New judges sworn in at Washington courthouse

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“The King’s Bench, the Court of Common Pleas and the Court of the Exchequer had their own panels of judges; the special pleaders were known as sergeants and can be seen as the ancestors of the barrister. It was only to be expected that, in time, the sergeants would be promoted to judges.” – British historian Peter Ackroyd in “Foundation”

It could be said that two Washington County officials were “promoted to judges” of the Court of Common Pleas Thursday morning when they took their oaths of office, bringing the complement to its full strength of six jurists.

Lest anyone think that a “ladies first” rule prevailed, President Judge Debbie O’Dell Seneca said it was a coin flip that decided Valarie Costanzo would be sworn in first and join her new colleagues on the bench, with Michael Lucas following suit.

Costanzo, 44, of Cecil Township, and Lucas, 46, of Carroll Township, won both the major-party nominations in the May primary in a field of eight candidates, which meant there was no contest in the general-election balloting for judge.

Yet another promotion was related to the outcome of last year’s judicial race. Now that Lucas will be deciding cases rather than prosecuting them, District Attorney Gene Vittone said after the ceremony he has promoted Chad Schneider to the first assistant district attorney position that Lucas held until the close of business Tuesday.

Schneider, a graduate of Duquesne University Law School, has worked for the county since 2007. He often filled the role of “second chair” in high-profile courtroom dramas where Lucas was the lead.

“Chad’s going to take over some major cases,” Vittone said. “He’s going to step into some pretty big shoes, but I have total confidence in his abilities to handle it.”

Schneider later thanked Vittone for the honor and said, “I feel up to it.”

Among those who packed the courtroom during the oaths and enrobings was former judge Janet Moschetta Bell, whose retirement at mid-term created one of the vacancies. The other judge’s seat was open due to the resignation under a cloud of Paul Pozonsky, who now faces charges of wrongdoing while in office.

Taking oaths of office administered by O’Dell Seneca were District Judges Larry Hopkins of Charleroi and Joshua Kanalis of Centerville. In what appeared to be her first official act as a Common Pleas Court judge, Costanzo swore in her former colleague District Judge David W. Mark of Canonsburg.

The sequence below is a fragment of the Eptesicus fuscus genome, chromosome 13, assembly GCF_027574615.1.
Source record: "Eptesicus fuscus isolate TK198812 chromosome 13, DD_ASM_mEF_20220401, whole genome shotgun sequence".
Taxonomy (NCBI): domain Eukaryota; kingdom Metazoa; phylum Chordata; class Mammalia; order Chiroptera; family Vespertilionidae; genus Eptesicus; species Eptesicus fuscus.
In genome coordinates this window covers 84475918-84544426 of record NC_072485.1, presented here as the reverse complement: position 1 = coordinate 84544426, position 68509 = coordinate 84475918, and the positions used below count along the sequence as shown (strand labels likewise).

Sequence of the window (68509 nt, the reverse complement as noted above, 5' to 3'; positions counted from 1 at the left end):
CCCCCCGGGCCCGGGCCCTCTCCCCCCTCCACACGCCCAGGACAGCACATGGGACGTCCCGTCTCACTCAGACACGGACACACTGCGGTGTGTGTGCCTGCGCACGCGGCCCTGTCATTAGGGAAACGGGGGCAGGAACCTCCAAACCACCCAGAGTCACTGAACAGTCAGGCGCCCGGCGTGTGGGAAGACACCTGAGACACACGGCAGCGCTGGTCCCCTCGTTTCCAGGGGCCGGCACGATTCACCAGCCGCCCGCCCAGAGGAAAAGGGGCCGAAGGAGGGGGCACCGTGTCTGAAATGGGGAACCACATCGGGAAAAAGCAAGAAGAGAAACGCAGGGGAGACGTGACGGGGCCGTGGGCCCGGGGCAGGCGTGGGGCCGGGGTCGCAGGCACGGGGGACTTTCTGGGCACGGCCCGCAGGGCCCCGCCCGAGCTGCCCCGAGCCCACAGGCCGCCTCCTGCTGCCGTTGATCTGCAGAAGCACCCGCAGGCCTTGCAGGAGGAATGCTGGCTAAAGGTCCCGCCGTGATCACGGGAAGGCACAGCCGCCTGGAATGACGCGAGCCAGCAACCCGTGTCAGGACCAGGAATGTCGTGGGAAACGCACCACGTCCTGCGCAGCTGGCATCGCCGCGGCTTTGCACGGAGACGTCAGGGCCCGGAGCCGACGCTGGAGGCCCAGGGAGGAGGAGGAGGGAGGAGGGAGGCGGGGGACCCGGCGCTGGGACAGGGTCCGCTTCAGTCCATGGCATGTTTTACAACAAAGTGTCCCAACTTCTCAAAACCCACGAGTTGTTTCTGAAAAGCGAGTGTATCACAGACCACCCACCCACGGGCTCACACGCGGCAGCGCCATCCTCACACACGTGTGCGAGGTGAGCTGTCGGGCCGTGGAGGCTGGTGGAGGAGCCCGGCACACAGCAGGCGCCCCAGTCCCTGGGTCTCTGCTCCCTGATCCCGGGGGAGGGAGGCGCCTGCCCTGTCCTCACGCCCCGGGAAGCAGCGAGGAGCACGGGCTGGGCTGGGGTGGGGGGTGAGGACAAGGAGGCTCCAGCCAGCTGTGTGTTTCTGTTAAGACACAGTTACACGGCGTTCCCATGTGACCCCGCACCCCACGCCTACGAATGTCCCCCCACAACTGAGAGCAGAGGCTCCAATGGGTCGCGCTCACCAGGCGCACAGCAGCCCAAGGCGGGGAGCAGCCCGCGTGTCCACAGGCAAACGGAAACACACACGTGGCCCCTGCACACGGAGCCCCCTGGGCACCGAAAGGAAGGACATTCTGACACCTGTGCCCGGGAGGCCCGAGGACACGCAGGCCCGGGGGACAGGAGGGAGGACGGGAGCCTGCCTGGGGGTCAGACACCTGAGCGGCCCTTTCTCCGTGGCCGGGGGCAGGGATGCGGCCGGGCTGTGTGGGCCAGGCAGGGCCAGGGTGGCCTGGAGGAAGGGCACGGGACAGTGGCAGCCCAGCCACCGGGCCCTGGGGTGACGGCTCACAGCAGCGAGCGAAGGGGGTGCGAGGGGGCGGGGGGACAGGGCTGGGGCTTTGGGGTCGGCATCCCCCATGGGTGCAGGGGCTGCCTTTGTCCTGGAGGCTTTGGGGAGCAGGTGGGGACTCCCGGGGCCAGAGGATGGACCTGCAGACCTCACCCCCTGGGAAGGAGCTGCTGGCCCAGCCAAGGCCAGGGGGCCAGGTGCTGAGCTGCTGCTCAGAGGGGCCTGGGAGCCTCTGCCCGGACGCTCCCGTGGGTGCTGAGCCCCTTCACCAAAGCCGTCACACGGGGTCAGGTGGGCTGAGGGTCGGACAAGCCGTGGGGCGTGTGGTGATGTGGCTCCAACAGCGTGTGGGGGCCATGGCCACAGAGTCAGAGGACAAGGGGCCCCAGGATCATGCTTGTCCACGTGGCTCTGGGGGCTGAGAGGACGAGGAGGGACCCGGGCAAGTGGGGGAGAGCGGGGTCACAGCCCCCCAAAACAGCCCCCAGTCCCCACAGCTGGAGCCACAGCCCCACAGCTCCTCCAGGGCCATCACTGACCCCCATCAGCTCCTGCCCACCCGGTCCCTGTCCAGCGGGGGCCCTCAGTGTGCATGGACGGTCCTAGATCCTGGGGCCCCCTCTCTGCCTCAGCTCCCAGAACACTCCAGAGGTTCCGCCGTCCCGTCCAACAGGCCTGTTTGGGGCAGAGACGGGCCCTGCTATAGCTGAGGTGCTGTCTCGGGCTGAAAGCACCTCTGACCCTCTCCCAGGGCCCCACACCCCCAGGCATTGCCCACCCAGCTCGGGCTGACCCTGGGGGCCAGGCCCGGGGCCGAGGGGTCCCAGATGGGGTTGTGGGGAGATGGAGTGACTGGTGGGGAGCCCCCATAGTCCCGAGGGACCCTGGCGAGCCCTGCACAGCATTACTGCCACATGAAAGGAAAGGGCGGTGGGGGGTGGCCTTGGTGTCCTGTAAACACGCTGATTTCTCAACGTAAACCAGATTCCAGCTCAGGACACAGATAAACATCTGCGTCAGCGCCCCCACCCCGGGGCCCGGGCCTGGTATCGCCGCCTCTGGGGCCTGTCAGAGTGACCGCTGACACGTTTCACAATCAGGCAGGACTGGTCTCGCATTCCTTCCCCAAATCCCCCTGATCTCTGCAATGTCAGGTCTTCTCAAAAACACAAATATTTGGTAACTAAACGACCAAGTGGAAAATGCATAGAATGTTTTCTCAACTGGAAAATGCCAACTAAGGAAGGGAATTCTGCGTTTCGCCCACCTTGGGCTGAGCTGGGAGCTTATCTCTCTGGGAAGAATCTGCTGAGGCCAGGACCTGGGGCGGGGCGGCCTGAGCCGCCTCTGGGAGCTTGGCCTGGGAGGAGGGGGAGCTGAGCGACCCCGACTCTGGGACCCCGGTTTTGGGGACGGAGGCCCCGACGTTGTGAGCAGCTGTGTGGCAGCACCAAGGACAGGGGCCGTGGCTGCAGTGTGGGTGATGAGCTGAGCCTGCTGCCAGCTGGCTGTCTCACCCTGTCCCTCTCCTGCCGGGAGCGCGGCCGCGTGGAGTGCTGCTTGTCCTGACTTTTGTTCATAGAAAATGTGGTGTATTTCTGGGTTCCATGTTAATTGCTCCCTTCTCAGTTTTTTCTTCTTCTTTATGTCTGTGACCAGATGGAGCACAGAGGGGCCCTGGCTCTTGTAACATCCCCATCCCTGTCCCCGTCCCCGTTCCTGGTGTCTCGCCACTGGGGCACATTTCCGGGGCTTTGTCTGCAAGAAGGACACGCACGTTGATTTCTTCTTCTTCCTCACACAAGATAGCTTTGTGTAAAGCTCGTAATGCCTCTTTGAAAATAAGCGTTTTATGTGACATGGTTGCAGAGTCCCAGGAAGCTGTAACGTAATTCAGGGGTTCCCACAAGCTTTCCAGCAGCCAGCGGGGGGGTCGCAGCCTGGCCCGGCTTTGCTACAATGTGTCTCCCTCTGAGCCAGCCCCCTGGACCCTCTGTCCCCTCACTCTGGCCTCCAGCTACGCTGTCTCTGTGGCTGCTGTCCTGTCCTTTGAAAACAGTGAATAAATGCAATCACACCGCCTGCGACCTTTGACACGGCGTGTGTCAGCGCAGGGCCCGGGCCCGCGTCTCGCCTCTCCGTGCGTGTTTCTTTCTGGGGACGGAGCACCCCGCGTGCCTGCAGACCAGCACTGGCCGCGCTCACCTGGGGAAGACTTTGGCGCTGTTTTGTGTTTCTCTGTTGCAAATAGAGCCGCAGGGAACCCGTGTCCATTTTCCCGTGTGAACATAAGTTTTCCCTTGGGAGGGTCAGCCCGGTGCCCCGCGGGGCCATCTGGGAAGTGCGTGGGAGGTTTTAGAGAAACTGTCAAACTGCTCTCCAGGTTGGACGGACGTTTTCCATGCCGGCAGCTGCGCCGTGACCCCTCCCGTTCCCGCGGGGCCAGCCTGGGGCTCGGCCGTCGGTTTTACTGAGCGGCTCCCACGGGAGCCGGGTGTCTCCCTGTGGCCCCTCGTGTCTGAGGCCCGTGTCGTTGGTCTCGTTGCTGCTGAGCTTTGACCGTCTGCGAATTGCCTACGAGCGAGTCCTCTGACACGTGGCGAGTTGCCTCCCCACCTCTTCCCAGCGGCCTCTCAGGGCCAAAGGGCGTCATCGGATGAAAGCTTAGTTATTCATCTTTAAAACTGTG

Sheriff Samuel Romano, whose father and namesake died Dec. 20 at age 83, agreed that taking the oath of office for a third, four-year term was “bittersweet.”

Michael Namie, 49, who, like Romano, 48, is a Democrat, was sworn in for his fourth, four-year term as county controller. Both men are Canton Township residents.

Appearing for the first time at the courthouse event was the Washington County Correctional Facility Honor and Color Guard, a 10-member unit formed during the past year. They carried the United States, Pennsylvania and Washington County flags.

O’Dell Seneca announced that former Washington County commissioner Bracken Burns had planned to serve as master of ceremonies but that Burns’ triple-bypass surgery kept him from fulfilling the commitment.

Reached by phone Thursday as he was waiting to see his cardiologist, Burns, 68, who emceed a similar event two years ago, said, “I had agreed to it in early December, and then all hell broke loose.”

Burns’ doctor discovered the arterial blockages before they led to a heart attack and performed the bypass procedure Dec. 13.

“I actually think I could’ve done (the emcee duties), but I had a doctor’s appointment,” Burns said. “I feel good. Now that my heart has been renewed and I’m good for another 50 years, hold onto your hat. I intend to be at the next swearing-in.”

Another former official who could have easily passed up the ceremony was present at the courthouse Thursday as both a spectator and volunteer.

Richard Zimmerman, the Republican jury commissioner whose elected office was twice abolished by the Washington County commissioners, was a participant in a back-and-forth court battle in an attempt to save his job and that of other jury commissioners. The state Supreme Court last autumn sealed jury commissioners’ fate in the majority of Pennsylvania counties.

Zimmerman sat in the back of Courtroom No. 1, just two floors above the space he and jurors had used for 12 years during his three, four-year terms, the last of which had just expired.

“I know I don’t have to (go to work), but I’m going to,” Zimmerman said after exiting the courtroom, explaining that a member of his former staff had been unable to make it work Thursday. “I told Judge O’Dell Seneca I’d make sure her courts were ready to go on the 6th,” the first day of Washington County Court’s two-week trial January trial term.

“I’ll report tomorrow, too,” he added, then quietly headed back to the office in the courthouse basement.

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